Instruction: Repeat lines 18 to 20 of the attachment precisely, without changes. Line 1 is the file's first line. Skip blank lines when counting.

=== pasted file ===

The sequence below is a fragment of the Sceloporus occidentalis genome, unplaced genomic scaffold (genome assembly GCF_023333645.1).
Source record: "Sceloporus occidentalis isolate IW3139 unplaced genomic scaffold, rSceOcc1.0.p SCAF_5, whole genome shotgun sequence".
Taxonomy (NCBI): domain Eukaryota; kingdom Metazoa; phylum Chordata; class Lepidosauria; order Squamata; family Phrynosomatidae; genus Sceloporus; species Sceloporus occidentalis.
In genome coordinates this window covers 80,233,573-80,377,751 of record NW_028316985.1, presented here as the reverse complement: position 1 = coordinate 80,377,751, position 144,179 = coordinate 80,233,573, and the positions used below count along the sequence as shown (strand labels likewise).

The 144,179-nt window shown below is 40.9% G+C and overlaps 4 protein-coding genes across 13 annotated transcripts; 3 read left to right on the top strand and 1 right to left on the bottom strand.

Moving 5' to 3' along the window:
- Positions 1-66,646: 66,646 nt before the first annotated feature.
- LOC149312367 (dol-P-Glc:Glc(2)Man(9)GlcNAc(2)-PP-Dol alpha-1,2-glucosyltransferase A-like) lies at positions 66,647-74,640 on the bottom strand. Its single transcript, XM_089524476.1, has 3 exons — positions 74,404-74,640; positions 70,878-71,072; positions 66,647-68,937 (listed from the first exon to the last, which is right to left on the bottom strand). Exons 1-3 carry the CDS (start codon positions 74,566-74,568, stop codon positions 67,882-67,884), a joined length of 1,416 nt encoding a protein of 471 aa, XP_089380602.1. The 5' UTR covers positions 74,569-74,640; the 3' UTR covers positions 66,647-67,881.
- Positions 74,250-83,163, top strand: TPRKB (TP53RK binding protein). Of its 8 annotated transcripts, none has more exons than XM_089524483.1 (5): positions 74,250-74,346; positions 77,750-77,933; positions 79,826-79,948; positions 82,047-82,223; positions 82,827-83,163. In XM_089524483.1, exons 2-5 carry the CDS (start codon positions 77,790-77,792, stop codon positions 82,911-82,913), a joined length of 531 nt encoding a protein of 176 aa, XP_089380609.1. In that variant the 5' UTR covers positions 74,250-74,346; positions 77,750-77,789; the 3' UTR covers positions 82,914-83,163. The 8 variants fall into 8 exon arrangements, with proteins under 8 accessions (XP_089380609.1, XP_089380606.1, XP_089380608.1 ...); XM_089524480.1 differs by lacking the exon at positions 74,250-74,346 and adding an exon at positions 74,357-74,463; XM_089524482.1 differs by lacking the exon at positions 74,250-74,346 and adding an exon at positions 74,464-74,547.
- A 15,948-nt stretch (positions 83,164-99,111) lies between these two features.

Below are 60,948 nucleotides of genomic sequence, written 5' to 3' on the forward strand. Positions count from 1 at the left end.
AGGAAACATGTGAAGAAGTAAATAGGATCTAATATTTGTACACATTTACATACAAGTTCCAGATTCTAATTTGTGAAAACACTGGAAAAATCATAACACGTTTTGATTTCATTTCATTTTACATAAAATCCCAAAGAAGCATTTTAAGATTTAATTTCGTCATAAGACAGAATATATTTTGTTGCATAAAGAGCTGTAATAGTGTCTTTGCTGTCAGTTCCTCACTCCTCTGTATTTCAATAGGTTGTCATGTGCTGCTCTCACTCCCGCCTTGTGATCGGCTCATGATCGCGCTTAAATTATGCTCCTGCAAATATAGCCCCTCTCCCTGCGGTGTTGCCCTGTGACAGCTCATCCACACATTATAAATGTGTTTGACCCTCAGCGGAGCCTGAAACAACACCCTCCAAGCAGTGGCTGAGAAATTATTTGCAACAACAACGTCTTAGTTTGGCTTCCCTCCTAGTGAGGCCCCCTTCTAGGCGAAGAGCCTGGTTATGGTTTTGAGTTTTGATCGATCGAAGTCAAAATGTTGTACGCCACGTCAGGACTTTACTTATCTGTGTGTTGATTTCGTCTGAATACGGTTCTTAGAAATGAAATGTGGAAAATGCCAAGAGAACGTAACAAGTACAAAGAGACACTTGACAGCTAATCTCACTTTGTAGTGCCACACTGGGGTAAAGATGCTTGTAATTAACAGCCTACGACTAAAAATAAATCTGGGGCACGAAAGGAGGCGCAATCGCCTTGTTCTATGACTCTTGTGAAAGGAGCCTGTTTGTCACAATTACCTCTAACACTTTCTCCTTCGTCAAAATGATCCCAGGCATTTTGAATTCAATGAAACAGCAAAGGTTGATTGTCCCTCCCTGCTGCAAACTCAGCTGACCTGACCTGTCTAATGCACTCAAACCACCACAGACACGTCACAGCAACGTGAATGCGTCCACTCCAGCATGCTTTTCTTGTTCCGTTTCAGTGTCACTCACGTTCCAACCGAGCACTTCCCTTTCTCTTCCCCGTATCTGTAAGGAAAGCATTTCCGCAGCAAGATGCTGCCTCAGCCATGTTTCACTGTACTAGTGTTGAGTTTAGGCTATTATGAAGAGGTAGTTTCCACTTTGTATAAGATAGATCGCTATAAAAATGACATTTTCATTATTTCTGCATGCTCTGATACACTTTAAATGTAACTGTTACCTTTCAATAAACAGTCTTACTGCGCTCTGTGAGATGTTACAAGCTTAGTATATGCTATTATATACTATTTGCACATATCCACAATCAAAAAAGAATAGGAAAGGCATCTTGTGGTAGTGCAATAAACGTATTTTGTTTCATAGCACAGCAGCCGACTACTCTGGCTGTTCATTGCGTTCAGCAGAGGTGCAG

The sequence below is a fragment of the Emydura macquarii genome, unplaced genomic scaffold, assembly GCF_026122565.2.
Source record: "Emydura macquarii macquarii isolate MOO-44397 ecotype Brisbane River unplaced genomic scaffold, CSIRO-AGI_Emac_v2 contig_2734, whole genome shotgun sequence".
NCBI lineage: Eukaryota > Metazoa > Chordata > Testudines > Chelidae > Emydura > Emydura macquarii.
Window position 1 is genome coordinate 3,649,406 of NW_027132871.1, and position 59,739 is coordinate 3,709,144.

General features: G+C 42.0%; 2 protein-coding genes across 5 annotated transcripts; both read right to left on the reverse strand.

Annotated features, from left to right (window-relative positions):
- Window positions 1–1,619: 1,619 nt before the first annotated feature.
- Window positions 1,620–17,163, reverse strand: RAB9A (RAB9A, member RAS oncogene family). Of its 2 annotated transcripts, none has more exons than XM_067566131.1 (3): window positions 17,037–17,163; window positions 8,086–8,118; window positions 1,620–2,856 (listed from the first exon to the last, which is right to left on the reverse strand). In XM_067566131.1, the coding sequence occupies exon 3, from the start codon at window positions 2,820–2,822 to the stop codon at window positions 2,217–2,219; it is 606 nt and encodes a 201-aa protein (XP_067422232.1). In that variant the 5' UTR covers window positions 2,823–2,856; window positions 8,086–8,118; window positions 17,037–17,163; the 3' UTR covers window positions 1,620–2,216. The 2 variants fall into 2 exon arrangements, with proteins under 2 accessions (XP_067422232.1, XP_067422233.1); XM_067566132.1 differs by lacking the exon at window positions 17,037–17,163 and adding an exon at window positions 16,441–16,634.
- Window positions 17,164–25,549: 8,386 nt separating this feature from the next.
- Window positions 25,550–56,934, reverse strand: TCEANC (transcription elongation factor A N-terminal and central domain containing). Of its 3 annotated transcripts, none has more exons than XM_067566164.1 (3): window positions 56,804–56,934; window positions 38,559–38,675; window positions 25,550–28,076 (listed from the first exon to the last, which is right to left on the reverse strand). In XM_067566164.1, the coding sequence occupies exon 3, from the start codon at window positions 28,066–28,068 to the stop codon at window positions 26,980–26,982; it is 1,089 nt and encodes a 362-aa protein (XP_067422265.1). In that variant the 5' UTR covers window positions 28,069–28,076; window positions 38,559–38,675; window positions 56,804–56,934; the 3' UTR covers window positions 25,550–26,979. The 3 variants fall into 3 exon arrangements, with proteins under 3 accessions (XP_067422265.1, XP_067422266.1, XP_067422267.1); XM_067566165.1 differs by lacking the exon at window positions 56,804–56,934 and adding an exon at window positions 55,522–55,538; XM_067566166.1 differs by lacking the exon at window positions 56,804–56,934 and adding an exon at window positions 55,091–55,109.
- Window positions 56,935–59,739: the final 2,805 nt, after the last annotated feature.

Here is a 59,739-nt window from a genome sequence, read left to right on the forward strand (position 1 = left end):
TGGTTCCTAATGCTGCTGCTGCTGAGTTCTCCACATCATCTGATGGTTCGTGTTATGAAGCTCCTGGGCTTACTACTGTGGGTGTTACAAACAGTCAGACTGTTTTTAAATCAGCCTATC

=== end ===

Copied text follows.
Annotated features, from left to right (window-relative positions):
- Window positions 1–1,619: 1,619 nt before the first annotated feature.
- Window positions 1,620–17,163, reverse strand: RAB9A (RAB9A, member RAS oncogene family). Of its 2 annotated transcripts, none has more exons than XM_067566131.1 (3): window positions 17,037–17,163; window positions 8,086–8,118; window positions 1,620–2,856 (listed from the first exon to the last, which is right to left on the reverse strand). In XM_067566131.1, the coding sequence occupies exon 3, from the start codon at window positions 2,820–2,822 to the stop codon at window positions 2,217–2,219; it is 606 nt and encodes a 201-aa protein (XP_067422232.1). In that variant the 5' UTR covers window positions 2,823–2,856; window positions 8,086–8,118; window positions 17,037–17,163; the 3' UTR covers window positions 1,620–2,216. The 2 variants fall into 2 exon arrangements, with proteins under 2 accessions (XP_067422232.1, XP_067422233.1); XM_067566132.1 differs by lacking the exon at window positions 17,037–17,163 and adding an exon at window positions 16,441–16,634.